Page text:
Fig. 2. Data obtained from the MSK-IMPACT pan-cancer study on cBioportal ().
Fig. 3. (A) A schematic diagram of the β-catenin protein and mRNA. UTR, untranslated region; CDS, coding sequence; ATG, translation start codon; TAA, translation stop codon. (B) Exon 3 hotspot mutations of CTNNB1 are marked on the lollipop plot downloaded from the MSK-IMPACT pan-cancer study on cBioportal. Deep deletions near Exon 3 of CTNNB1 pre-mRNA are indicated as red lines. Deletion data were obtained from metastatic colorectal cancer study (MSK) on cBioportal.
Fig. 4. The green indicates wild-type β-catenin protein and the pink indicates exon 3-mutated β-catenin proteins. In addition to the adhesion, destruction and transcription complexes with the indicated proteins, additional unknown protein complexes are likely to be formed by the mutant β-catenin proteins.
TABLES

Table 1

The alteration frequency of CTNNB1 in endometrial, liver, and colorectal cancer

Cancer typeSequencing data sourceNo. SequencedNo. Alteration (%)No. Exon3-mut (%)Reference
Endometrial cancerEndometrial Cancer (MSK, 2018)18727 (14.4)25 (13.4)Soumerai et al., 2018
Uterine Corpus Endometrial Carcinoma (TCGA, Nature 2013)24071 (29.6)63 (26.3)Cancer Genome Atlas Research et al., 2013a
Uterine Carcinosarcoma (TCGA, PanCancer Atlas)561 (1.8)0 (0.0)Cancer Genome Atlas Research et al., 2013b
Uterine Clear Cell Carcinoma (NIH, Cancer 2017)160 (0.0)0 (0.0)Le Gallo et al., 2017
Liver cancerLiver Hepatocellular Carcinoma (TCGA, PanCancer Atlas)35395 (26.9)78 (22.1)Cancer Genome Atlas Research et al., 2013b
Liver Hepatocellular Carcinoma (AMC, Hepatology 2014)23153 (22.9)46 (19.9)Ahn et al., 2014
Liver Hepatocellular Carcinoma (RIKEN, Nat Genet 2012)253 (12.0)3 (12.0)Fujimoto et al., 2012
Hepatocellular Carcinomas (Inserm, Nat Genet 2015)24387 (35.8)76 (31.3)Schulze et al., 2015
Hepatocellular Adenoma (Inserm, Cancer Cell 2014)3013 (43.3)11 (36.7)Pilati et al., 2014
Colorectal cancerColorectal Adenocarcinoma (TCGA, Nature 2012)21211 (5.2)1 (0.5)Cancer Genome Atlas, N. et al., 2012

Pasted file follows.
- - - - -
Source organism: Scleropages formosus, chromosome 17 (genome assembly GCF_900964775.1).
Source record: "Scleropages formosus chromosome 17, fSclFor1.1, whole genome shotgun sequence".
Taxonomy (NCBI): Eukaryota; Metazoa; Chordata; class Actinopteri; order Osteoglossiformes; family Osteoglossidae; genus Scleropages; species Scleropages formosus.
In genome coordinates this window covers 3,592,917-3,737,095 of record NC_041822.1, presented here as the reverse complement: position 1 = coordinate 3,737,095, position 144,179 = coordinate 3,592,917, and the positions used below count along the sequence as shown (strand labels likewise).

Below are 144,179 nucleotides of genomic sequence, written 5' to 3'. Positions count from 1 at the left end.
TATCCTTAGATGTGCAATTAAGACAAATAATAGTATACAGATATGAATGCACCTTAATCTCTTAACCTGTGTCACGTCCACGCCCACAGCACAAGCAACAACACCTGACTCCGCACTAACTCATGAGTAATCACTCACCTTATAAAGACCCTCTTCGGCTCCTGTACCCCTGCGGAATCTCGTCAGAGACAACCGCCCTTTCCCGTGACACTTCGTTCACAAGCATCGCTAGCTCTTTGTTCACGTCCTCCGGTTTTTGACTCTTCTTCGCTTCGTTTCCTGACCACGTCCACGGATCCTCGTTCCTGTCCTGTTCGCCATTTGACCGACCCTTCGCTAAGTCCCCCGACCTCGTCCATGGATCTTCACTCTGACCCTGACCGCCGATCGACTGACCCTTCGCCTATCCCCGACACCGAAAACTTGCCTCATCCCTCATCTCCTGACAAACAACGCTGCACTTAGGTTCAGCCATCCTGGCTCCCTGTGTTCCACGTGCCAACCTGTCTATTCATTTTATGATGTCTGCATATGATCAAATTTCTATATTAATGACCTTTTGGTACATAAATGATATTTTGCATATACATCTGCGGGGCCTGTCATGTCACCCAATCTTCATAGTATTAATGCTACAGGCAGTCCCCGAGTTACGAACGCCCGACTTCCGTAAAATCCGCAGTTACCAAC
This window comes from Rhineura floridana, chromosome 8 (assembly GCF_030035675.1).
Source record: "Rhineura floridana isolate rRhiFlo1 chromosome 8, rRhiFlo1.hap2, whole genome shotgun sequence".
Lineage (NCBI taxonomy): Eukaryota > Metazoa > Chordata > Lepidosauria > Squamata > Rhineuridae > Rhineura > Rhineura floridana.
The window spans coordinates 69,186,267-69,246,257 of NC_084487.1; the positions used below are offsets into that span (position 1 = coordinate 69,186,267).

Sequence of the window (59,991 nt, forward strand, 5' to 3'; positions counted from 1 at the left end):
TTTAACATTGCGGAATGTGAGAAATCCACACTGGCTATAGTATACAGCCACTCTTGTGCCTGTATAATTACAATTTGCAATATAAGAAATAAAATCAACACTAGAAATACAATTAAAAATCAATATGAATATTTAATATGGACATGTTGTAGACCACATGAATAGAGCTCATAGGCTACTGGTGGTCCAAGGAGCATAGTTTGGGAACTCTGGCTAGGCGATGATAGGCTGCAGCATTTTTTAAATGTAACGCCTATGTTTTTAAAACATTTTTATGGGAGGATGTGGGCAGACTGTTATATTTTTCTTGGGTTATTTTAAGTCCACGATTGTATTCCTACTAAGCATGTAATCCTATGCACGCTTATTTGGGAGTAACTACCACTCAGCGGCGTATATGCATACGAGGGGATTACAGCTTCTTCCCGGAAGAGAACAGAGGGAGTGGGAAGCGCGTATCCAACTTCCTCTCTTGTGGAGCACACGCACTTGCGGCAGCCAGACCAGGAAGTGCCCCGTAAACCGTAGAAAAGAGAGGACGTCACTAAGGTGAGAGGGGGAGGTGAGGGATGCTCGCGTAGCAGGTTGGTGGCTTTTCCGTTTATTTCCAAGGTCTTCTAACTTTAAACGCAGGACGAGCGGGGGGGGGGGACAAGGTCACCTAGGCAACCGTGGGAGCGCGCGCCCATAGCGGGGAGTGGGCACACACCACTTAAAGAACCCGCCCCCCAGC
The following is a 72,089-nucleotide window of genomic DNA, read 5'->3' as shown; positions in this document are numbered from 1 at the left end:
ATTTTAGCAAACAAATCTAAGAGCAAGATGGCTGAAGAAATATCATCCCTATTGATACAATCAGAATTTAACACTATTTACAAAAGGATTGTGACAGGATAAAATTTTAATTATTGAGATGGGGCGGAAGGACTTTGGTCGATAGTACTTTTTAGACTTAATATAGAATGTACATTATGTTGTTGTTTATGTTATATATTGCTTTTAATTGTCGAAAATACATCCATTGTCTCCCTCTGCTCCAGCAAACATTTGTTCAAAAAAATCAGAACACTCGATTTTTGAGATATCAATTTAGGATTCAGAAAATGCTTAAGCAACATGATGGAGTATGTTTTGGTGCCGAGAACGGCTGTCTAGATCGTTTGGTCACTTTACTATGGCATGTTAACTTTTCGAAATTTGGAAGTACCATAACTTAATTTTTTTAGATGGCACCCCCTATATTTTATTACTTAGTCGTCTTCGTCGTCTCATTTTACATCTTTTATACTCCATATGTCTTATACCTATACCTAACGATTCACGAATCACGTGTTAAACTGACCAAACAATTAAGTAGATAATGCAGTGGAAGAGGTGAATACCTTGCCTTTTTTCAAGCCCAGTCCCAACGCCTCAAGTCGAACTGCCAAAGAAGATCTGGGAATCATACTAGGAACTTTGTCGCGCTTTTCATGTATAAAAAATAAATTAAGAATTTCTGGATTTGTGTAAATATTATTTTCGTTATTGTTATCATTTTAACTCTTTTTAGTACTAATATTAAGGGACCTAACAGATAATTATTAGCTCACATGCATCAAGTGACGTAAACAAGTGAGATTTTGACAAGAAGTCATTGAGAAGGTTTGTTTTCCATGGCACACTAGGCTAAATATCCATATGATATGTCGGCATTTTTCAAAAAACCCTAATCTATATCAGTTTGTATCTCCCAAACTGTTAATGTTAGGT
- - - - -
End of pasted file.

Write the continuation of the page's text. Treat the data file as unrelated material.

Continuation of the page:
Colorectal Adenocarcinoma (Genentech, Nature 2012)725 (6.9)2 (2.8)Seshagiri et al., 2012
Colorectal Adenocarcinoma (DFCI, Cell Reports 2016)61931 (5.0)8 (1.3)Giannakis et al., 2016
Metastatic colorectal cancer (MSK, Cancer Cell 2018)109984 (7.6)19 (1.7)Yaeger et al., 2018
Colon Adenocarcinoma (TCGA, PanCancer Atlas)38927 (6.9)15 (3.9)Cancer Genome Atlas Research et al., 2013b
Rectum Adenocarcinoma (TCGA, PanCancer Atlas)1378 (5.8)0 (0.0)Cancer Genome Atlas Research et al., 2013b

*

Data obtained from the listed cancer studies on cBioportal (www.cbioportal.org)


Table 2

Status of mutations in cancer cell lines harboring activating mutations of CTNNB1

Cancer typeCell LineMutations

CTNNB1APCTP53BRAFKRAS
Colorectal cancerSW48S33YR2714C
CCK81T41AY159CP278HS273N
SNU407T41AR726CG12D
HCT116S45delG13D
LS180S45FR1788CD211GG12D
Gastric cancerKE39D32NV272L
AGSG34EG12D
SNU719G34V
OCUM1S45C
Endometrial cancerHEC265D32V, X561_spliceP1233L
HEC6D32VV160A
HEC108S37P, D207GS678G, A2388V, T2514IP151H
JHUEM2S37C
SNGMS37PA2VG12V
Lung cancerMORCPRS33LP865L, A2122dupP152Rfs*18G13C
SW1573S33FG12C
LXF289T41AR248W
HCC15S45F, Y670*D2796GD259V
Liver cancerHUH6G34VN239D, A159D
SNU398S37C
MelanomaSKMEL1S33CV600E
COLO783S45delP27LV600E

*

Mutation data obtained from Cancer Cell Line Encyclopedia (Novartis/Broad, Nature, 2012) on cBioportal (www.cbioportal.org).

#

Abbreviation: del, deletion; dup, duplication; fs, frame shift; splice, splice site mutation;

*

stop codon